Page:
Pool/Getty Images News/Getty Images

Here's Who Trump Could Fire Next, But The Rules Are Complicated

Sally Yates. Preet Bharara. James Comey. Sam Nunberg. Reince Priebus. Anthony "The Mooch" Scaramucci. What's the one thing all those people have in common? President Donald Trump has fired them all within the first seven months of his presidency. And here's who Trump could fire next: special counsel Robert Mueller, who is leading the Russia investigation. Only thing is, the rules aren't as clear cut.

Trump has been as subtle as a brick through a window about his desire to see Mueller ousted. The president told New York Times reporters last month it would be out of bounds for the special counsel to probe Trump's businesses. When asked if he'd fire Mueller for crossing that line, Trump said he couldn't answer because he didn't think that would happen. Yet it did: On July 20, Bloomberg reported that the special counsel expanded his investigation in Russia's alleged election interference to include Trump's business transactions. Needless to say, the president has called for Mueller's head.

It's not that easy to get rid of him, though. According to Politico, the office of the attorney general has the authority to remove special counsel, but only for "good cause," as written in the Code of Federal Regulations. But Deputy Attorney General Rod Rosenstein hasn't seen any reason to do so.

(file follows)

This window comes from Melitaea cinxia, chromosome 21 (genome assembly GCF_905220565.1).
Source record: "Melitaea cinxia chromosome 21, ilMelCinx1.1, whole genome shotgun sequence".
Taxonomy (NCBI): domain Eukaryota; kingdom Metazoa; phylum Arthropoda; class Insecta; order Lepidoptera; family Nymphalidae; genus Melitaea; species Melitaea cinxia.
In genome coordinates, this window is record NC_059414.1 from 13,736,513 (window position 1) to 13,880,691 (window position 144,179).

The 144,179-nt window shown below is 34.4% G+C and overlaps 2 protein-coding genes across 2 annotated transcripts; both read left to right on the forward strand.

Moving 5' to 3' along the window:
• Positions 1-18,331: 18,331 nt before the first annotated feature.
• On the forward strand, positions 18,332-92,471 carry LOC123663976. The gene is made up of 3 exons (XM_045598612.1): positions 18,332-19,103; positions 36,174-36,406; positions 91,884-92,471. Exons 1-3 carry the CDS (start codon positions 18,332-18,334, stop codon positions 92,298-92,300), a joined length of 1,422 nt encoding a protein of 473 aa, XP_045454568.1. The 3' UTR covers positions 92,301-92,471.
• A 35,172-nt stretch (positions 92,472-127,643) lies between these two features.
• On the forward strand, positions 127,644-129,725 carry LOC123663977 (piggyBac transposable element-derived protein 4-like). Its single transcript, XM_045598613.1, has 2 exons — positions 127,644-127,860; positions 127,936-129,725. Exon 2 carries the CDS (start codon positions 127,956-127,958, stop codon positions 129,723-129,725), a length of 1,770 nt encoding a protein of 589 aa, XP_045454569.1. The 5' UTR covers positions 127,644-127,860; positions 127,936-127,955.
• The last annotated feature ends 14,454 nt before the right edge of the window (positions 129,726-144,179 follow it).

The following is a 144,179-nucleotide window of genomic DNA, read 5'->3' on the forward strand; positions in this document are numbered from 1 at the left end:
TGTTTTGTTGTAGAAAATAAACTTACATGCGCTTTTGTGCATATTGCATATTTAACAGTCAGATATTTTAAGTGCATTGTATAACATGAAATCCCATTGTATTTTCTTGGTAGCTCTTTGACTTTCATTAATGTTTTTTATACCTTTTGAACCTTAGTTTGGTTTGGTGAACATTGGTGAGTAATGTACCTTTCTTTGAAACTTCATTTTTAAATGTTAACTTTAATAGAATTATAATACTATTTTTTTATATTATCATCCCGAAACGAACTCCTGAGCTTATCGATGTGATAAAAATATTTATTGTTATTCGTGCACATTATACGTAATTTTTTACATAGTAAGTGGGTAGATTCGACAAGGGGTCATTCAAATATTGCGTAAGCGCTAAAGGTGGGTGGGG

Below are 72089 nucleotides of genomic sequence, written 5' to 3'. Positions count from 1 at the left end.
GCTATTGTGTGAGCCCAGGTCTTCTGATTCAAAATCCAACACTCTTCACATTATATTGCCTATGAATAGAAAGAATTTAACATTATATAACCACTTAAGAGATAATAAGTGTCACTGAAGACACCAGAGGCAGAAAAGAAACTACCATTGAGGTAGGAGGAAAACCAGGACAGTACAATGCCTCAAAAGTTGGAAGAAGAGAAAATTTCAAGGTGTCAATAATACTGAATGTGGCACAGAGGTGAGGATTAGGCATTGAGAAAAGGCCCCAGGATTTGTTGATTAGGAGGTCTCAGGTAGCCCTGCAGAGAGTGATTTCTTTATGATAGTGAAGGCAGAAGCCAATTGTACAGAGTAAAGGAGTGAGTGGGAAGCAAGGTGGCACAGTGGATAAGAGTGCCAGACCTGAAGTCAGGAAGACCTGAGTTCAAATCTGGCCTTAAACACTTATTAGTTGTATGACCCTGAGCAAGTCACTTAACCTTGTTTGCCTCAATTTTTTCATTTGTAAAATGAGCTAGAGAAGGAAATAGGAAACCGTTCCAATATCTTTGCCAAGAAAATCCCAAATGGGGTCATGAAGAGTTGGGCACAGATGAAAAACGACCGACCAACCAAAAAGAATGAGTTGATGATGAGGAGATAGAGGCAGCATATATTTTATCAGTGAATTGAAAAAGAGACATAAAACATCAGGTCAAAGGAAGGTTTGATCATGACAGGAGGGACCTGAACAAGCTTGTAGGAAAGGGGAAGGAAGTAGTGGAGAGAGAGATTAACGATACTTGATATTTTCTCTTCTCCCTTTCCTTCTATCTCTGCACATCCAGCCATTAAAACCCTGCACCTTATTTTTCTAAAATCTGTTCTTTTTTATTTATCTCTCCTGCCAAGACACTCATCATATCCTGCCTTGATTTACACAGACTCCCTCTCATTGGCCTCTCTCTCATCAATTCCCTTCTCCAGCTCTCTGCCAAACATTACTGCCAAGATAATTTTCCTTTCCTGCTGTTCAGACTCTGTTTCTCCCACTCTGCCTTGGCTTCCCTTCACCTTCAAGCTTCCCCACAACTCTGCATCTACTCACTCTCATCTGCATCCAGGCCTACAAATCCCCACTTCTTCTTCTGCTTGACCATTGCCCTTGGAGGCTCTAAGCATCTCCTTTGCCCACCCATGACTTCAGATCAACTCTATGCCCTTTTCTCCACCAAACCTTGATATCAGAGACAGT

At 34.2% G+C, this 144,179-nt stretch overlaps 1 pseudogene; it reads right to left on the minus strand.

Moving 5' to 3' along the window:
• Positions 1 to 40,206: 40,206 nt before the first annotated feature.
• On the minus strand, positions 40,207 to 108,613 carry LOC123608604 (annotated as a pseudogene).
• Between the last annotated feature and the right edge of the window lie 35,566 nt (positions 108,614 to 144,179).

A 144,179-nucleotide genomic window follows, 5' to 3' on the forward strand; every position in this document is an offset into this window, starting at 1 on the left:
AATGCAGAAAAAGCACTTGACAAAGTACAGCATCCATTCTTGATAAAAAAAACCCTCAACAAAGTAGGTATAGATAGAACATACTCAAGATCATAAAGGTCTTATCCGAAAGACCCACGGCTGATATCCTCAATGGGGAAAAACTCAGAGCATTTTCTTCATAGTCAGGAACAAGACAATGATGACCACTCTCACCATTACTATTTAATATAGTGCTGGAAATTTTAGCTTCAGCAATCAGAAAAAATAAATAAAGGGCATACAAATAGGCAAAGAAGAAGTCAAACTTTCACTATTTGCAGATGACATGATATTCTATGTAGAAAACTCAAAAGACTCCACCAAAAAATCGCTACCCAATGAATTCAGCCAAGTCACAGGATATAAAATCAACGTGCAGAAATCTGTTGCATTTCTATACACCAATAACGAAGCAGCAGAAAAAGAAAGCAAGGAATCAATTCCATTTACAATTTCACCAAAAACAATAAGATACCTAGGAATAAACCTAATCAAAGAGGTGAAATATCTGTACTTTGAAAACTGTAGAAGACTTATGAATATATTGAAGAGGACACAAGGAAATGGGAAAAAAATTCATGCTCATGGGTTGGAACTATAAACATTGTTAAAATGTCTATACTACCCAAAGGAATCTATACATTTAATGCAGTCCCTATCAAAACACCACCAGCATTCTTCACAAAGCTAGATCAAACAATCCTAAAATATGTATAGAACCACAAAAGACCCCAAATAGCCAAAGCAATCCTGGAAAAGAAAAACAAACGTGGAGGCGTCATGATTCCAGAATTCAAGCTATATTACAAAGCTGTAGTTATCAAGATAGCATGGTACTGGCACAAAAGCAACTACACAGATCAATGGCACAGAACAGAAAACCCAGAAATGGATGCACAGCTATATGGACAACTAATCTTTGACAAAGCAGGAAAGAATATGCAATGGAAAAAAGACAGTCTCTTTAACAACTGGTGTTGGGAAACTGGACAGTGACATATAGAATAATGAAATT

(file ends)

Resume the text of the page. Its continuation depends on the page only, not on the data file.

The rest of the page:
Rosenstein, as you may remember, has taken over for Attorney General Jeff Sessions on anything related to Mueller and his probe into the Russia connection. (On Thursday, Mueller impaneled a grand jury and issued subpoenas, according to Salon.) That's because, back in March, Sessions had recused himself from anything to do with the 2016 presidential election at the recommendation of ethics officials with the Justice Department, according to the Washington Post.

But here's the thing: Sessions isn't safe. Trump has also made it clear that he's unhappy with Sessions' performance as attorney general — namely for removing himself from the Russia probe and for being "very weak" on former Secretary of State Hillary Clinton, the Post reported. It's unclear if Trump would actually fire Sessions. But, according to Politico, if the president does, there's a high chance he could fill that vacancy without having to go through the Senate confirmation process. And that new attorney general could go ahead and fire Mueller.

The frightening part about that is it's a tangible possibility. So much so that senators have introduced two pieces of legislation to protect Mueller from being let go without cause, according to NPR. In other words: Trump has abused his power so much since being in office that lawmakers are trying to preempt further abuses.

What has this administration become?